Blastomycosis is a chronic granulomatous and suppurative disease having a primary pulmonary stage that is frequently followed by dissemination to other body sites, chiefly the skin and bone. Although the disease was long thought to be restricted to the North American continent, in recent years autochthonous cases have been diagnosed in Africa, Asia and Europe. All available clinical and epidemiological evidence indicates that humans and lower animals contract blastomycosis from some source in nature. However, the natural habitat of B. dermatitidis has yet to be clearly delineated, despite some reports of its isolation from soil.
Pulmonary blastomycosis: In most individuals pulmonary lesions are asymptomatic and are not detected until the infection has spread to other organs. Others develop symptoms after an incubation period of 3-15 weeks. In most cases blastomycosis is indolent in onset and patients present with chronic symptoms such as cough, fever, malaise and weight loss. The lesions become more extensive, with continued suppuration and eventual necrosis and cavitation. Occasional patients present with an acute onset of infection, with development of high fever, chills, productive cough, myalgia, arthralgia and pleuritic chest pain. Often these patient appear to recover after 2-12 weeks of symptoms, but some will return months later with lesions at other sites. Other patients with acute onset will fail to recover and will develop a chronic chest infection or disseminated infection. Chest radiographic findings are variable and are not diagnostic.
Cutaneous blastomycosis: Haematogenous spread gives rise to cutaneous lesions in over 70% of patients. These tend to be painless and present either as raised verrucous lesions with irregular borders, or as ulcers. The face, upper limbs, neck and scalp are the most frequent sites involved.
Ulcerated granuloma due to B. dermatitidis. (Courtesy of John Rippon, USA).
Cutaneous blastomycosis. (Courtesy of John Rippon, USA).
Osteoarticular blastomycosis: Occurs in about 30% of patients with the spine, pelvis, cranial bones, ribs and long bones most commonly involved. Patients often remain asymptomatic until the infection spreads into contiguous joints, or into adjacent soft tissue causing subcutaneous abscesses. Radiological findings are often non-specific and arthritis occurs in up to 10% of patients.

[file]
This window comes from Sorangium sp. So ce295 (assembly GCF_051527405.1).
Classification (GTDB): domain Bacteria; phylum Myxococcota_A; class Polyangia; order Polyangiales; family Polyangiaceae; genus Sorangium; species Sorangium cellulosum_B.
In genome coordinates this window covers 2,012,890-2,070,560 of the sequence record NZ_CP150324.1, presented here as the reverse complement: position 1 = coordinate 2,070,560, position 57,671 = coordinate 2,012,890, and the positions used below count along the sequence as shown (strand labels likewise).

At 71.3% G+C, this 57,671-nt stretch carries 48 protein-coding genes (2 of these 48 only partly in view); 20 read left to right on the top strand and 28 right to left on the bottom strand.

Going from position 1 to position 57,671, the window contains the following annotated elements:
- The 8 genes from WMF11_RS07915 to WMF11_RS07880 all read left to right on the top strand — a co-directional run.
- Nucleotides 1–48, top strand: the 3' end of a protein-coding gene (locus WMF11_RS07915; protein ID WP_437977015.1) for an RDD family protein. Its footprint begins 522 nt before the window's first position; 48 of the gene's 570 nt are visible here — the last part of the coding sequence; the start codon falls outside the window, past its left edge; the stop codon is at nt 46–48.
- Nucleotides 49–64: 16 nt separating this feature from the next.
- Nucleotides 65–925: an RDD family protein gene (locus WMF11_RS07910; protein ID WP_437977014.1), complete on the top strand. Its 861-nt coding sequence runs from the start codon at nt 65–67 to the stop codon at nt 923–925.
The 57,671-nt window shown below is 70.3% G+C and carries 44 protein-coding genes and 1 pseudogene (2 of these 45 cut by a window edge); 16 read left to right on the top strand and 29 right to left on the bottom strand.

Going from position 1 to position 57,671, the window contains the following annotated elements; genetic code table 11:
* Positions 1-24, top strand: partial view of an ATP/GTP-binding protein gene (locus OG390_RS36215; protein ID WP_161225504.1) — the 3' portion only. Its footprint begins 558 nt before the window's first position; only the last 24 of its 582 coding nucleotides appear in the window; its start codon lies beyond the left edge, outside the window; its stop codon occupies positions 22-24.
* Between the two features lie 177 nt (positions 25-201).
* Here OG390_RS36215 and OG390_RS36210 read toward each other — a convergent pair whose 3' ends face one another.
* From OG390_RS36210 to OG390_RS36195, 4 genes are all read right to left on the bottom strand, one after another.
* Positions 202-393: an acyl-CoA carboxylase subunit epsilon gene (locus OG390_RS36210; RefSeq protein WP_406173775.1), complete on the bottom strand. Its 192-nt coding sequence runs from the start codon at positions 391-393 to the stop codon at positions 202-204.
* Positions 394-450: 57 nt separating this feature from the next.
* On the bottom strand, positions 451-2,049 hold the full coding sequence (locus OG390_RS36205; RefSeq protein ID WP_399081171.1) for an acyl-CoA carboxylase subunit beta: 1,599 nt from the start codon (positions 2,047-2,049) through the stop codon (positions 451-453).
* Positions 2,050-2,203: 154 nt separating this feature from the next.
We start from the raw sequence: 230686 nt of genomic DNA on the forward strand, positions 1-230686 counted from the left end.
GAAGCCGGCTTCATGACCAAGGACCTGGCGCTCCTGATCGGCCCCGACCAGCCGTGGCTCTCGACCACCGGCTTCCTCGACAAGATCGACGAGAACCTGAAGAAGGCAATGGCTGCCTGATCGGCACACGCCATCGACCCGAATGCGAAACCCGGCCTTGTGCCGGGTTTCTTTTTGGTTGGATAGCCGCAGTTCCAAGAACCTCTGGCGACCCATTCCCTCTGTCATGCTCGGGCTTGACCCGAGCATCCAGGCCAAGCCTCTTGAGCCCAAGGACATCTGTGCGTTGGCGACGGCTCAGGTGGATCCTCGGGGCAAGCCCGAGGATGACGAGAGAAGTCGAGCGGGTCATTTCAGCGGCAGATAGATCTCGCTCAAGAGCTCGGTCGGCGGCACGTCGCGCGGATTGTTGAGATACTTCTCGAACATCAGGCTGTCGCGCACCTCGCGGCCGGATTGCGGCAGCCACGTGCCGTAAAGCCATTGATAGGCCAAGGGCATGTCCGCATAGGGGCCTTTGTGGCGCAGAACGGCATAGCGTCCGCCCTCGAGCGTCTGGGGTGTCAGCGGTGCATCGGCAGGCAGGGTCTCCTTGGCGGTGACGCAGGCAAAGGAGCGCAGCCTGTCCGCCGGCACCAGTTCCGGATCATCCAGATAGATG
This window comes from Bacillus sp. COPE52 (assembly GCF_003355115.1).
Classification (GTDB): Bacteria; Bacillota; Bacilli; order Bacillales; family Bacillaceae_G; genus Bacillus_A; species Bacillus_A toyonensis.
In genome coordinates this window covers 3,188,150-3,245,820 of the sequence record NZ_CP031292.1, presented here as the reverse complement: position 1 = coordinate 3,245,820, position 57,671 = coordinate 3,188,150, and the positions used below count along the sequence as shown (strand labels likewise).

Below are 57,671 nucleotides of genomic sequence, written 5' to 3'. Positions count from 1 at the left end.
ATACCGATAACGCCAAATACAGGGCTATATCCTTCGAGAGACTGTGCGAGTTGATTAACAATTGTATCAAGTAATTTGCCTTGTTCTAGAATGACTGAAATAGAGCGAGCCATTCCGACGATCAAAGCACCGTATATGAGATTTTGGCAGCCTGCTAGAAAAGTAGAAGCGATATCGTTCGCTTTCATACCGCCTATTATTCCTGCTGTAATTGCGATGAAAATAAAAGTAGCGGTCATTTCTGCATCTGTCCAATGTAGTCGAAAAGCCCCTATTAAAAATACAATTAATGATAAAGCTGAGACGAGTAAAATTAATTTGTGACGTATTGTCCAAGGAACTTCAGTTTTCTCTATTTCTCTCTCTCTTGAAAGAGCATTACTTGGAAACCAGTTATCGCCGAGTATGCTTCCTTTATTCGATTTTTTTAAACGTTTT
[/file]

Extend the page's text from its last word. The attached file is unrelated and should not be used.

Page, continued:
Other forms include genitourinary blastomycosis involving the prostrate, epididymis or testis; haematogenous spread to the brain causing meningitis, and spinal or brain abscess. Other organs may also be involved and choroiditis and endophthalmitis have been reported.
AIDS patient have developed fulminant blastomycosis with widespread dissemination following endogenous reactivation of previous infection.
1. Clinical material: Skin scrapings, sputum and bronchial washings, cerebrospinal fluid, pleural fluid and blood, bone marrow, urine and tissue biopsies from various visceral organs.
2. Direct Microscopy: (a) Skin scrapings should be examined using 10% KOH and Parker ink or calcofluor white mounts; (b) Exudates and body fluids should be centrifuged and the sediment examined using either 10% KOH and Parker ink or calcofluor white mounts, (c) Tissue sections should be stained using PAS digest, Grocott's methenamine silver (GMS) or Gram stain.
Histopathology is especially useful and is one of the most important ways of alerting the laboratory that they may be dealing with a potential pathogen.
Tissue sections showing large, broad-base, unipolar budding yeast-like cells, 8-15 um in diameter.
Note: tissue sections need to be stained by Grocott's methenamine silver method to clearly see the yeast-like cells, which are often difficult to observe in H&E preparations.
Interpretation: As a rule, a positive direct microscopy demonstrating characteristic yeast-like cells from any specimen should be considered significant.
3. Culture: Clinical specimens should be inoculated onto primary isolation media, like Sabouraud's dextrose agar and Brain heart infusion agar supplemented with 5% sheep blood.
Interpretation: A positive culture from any of the above specimens should be considered significant.
WARNING: Cultures of Blastomyces dermatitidis represent a severe biohazard to laboratory personnel and must be handled with extreme caution in an appropriate pathogen handling cabinet.
4. Serology: Serological tests are of limited value in the diagnosis of Blastomycosis.
5. Identification: In the past microscopic morphology, conversion from the mould form to the yeast form, and animal pathogenicity have all been used; however exoantigen tests are now the method of choice for identifying Blastomyces dermatitidis.
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